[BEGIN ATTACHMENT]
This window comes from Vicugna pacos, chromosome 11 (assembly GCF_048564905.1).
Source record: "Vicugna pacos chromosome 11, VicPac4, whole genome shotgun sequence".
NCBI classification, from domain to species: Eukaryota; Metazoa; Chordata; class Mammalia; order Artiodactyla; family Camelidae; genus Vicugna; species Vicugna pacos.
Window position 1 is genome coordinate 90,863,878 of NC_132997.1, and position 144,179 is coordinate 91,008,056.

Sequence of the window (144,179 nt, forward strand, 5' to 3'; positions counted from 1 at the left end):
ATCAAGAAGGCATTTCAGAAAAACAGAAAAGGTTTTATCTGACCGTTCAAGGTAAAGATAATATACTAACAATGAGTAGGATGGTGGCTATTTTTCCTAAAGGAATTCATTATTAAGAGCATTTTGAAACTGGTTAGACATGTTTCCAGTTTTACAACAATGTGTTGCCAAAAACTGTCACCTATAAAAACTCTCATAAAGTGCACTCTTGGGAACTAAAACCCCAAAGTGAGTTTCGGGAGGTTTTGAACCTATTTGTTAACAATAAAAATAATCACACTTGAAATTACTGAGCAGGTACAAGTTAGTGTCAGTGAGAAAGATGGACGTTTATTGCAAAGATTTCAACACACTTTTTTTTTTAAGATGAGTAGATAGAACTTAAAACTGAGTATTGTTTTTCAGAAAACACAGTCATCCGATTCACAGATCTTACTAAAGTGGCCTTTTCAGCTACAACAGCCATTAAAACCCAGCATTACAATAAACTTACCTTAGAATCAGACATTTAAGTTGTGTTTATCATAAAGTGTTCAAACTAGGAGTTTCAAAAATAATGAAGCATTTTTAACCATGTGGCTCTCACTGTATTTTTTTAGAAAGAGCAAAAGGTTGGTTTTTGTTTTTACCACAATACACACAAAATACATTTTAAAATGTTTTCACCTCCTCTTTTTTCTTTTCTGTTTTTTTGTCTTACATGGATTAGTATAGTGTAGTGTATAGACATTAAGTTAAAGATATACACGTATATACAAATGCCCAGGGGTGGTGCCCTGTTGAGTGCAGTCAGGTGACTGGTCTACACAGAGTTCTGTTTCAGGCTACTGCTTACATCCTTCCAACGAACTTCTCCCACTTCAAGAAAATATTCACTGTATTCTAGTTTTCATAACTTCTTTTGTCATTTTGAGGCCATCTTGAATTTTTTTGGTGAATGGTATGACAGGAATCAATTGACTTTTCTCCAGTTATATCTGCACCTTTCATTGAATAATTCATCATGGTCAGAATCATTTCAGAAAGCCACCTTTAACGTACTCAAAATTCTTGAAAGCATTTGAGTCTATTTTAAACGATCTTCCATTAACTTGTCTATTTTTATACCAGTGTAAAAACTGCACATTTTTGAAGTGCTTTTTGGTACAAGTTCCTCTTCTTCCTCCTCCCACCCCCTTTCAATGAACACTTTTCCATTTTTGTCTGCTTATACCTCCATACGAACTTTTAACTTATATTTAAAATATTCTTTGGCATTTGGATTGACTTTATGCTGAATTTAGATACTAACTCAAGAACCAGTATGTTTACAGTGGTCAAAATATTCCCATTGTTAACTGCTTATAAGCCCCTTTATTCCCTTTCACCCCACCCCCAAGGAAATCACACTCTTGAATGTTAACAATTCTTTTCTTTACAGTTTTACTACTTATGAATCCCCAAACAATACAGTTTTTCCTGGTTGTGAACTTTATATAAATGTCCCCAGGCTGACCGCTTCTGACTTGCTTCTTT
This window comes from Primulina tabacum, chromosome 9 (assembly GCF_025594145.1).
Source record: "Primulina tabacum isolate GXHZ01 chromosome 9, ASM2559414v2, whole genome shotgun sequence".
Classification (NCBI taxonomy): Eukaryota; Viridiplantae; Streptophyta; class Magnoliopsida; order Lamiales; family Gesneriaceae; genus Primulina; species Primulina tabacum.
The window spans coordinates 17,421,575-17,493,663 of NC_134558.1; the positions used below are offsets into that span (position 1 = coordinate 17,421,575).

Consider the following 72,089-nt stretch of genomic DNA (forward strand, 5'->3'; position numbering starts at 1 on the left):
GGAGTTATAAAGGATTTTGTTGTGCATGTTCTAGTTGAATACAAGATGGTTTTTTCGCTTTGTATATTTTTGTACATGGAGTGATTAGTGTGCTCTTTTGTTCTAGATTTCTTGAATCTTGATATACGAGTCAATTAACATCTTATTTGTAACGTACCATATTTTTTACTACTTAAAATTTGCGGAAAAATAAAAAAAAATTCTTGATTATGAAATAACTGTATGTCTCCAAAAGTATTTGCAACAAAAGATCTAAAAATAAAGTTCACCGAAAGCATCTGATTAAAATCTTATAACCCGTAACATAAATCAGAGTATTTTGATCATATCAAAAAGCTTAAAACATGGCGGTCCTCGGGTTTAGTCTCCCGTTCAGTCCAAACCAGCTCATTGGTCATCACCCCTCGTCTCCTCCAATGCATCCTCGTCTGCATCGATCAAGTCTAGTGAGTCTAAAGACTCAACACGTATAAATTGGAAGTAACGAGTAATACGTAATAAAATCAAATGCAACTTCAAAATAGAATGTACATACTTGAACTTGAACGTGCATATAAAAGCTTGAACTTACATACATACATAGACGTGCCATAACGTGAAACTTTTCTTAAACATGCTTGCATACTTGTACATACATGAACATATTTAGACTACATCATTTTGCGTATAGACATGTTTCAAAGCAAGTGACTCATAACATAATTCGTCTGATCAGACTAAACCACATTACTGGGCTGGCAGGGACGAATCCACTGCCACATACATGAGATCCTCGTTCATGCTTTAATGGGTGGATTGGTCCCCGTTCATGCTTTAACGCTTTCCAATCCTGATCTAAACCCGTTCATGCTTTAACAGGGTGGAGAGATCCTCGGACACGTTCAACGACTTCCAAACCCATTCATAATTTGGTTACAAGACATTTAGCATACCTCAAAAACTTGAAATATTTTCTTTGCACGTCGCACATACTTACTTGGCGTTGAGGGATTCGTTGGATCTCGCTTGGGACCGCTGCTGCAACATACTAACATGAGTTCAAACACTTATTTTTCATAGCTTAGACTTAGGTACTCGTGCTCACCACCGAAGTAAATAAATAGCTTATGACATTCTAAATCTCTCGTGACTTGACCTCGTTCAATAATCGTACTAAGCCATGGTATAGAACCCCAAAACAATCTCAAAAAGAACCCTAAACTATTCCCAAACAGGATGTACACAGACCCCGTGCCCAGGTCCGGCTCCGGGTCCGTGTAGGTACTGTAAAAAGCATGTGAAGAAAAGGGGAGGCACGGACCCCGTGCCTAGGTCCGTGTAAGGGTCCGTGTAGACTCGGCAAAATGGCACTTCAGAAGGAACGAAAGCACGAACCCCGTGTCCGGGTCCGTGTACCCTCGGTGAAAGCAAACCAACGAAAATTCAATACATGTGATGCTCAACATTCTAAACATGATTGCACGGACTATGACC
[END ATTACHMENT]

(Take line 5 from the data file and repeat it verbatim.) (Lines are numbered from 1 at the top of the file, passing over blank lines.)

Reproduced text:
Sequence of the window (144,179 nt, forward strand, 5' to 3'; positions counted from 1 at the left end):